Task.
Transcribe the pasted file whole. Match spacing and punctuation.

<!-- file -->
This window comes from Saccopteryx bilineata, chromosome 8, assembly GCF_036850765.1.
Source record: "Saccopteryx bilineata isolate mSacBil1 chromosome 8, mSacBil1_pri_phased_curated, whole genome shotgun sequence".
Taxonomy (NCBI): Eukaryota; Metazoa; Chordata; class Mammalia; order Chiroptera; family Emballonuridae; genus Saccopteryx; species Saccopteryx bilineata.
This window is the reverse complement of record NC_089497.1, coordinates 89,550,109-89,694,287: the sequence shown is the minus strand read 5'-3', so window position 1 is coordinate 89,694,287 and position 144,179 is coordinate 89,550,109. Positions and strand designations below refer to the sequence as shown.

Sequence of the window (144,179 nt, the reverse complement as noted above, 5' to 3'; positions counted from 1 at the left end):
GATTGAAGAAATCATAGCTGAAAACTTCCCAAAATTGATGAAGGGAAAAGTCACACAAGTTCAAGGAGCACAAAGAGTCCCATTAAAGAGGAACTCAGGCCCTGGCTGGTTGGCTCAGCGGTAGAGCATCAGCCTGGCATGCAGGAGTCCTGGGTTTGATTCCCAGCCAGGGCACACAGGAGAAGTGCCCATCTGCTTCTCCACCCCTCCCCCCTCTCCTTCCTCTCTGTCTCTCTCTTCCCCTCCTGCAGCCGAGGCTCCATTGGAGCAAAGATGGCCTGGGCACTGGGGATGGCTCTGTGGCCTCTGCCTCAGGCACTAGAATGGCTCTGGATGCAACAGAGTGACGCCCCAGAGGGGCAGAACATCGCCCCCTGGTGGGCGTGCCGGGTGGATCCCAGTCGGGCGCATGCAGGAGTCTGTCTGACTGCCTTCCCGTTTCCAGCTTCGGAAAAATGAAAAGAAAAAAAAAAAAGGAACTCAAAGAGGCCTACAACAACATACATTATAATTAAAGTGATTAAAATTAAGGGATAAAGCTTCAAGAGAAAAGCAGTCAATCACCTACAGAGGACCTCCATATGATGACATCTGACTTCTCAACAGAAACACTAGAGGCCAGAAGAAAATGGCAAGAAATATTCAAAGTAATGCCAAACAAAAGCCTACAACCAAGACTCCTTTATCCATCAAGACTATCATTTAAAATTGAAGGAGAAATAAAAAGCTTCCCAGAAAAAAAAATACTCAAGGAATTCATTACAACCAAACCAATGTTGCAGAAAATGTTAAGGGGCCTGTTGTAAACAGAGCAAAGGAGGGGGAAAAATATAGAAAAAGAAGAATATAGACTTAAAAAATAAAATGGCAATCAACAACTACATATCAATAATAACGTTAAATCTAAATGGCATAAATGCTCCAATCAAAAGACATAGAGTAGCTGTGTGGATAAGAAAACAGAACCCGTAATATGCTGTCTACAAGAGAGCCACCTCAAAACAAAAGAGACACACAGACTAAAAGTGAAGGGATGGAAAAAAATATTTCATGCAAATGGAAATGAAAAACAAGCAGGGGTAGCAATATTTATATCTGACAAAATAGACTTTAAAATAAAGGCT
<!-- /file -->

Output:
This window comes from Saccopteryx bilineata, chromosome 8, assembly GCF_036850765.1.
Source record: "Saccopteryx bilineata isolate mSacBil1 chromosome 8, mSacBil1_pri_phased_curated, whole genome shotgun sequence".
Taxonomy (NCBI): Eukaryota; Metazoa; Chordata; class Mammalia; order Chiroptera; family Emballonuridae; genus Saccopteryx; species Saccopteryx bilineata.
This window is the reverse complement of record NC_089497.1, coordinates 89,550,109-89,694,287: the sequence shown is the minus strand read 5'-3', so window position 1 is coordinate 89,694,287 and position 144,179 is coordinate 89,550,109. Positions and strand designations below refer to the sequence as shown.

Sequence of the window (144,179 nt, the reverse complement as noted above, 5' to 3'; positions counted from 1 at the left end):
GATTGAAGAAATCATAGCTGAAAACTTCCCAAAATTGATGAAGGGAAAAGTCACACAAGTTCAAGGAGCACAAAGAGTCCCATTAAAGAGGAACTCAGGCCCTGGCTGGTTGGCTCAGCGGTAGAGCATCAGCCTGGCATGCAGGAGTCCTGGGTTTGATTCCCAGCCAGGGCACACAGGAGAAGTGCCCATCTGCTTCTCCACCCCTCCCCCCTCTCCTTCCTCTCTGTCTCTCTCTTCCCCTCCTGCAGCCGAGGCTCCATTGGAGCAAAGATGGCCTGGGCACTGGGGATGGCTCTGTGGCCTCTGCCTCAGGCACTAGAATGGCTCTGGATGCAACAGAGTGACGCCCCAGAGGGGCAGAACATCGCCCCCTGGTGGGCGTGCCGGGTGGATCCCAGTCGGGCGCATGCAGGAGTCTGTCTGACTGCCTTCCCGTTTCCAGCTTCGGAAAAATGAAAAGAAAAAAAAAAAAGGAACTCAAAGAGGCCTACAACAACATACATTATAATTAAAGTGATTAAAATTAAGGGATAAAGCTTCAAGAGAAAAGCAGTCAATCACCTACAGAGGACCTCCATATGATGACATCTGACTTCTCAACAGAAACACTAGAGGCCAGAAGAAAATGGCAAGAAATATTCAAAGTAATGCCAAACAAAAGCCTACAACCAAGACTCCTTTATCCATCAAGACTATCATTTAAAATTGAAGGAGAAATAAAAAGCTTCCCAGAAAAAAAAATACTCAAGGAATTCATTACAACCAAACCAATGTTGCAGAAAATGTTAAGGGGCCTGTTGTAAACAGAGCAAAGGAGGGGGAAAAATATAGAAAAAGAAGAATATAGACTTAAAAAATAAAATGGCAATCAACAACTACATATCAATAATAACGTTAAATCTAAATGGCATAAATGCTCCAATCAAAAGACATAGAGTAGCTGTGTGGATAAGAAAACAGAACCCGTAATATGCTGTCTACAAGAGAGCCACCTCAAAACAAAAGAGACACACAGACTAAAAGTGAAGGGATGGAAAAAAATATTTCATGCAAATGGAAATGAAAAACAAGCAGGGGTAGCAATATTTATATCTGACAAAATAGACTTTAAAATAAAGGCT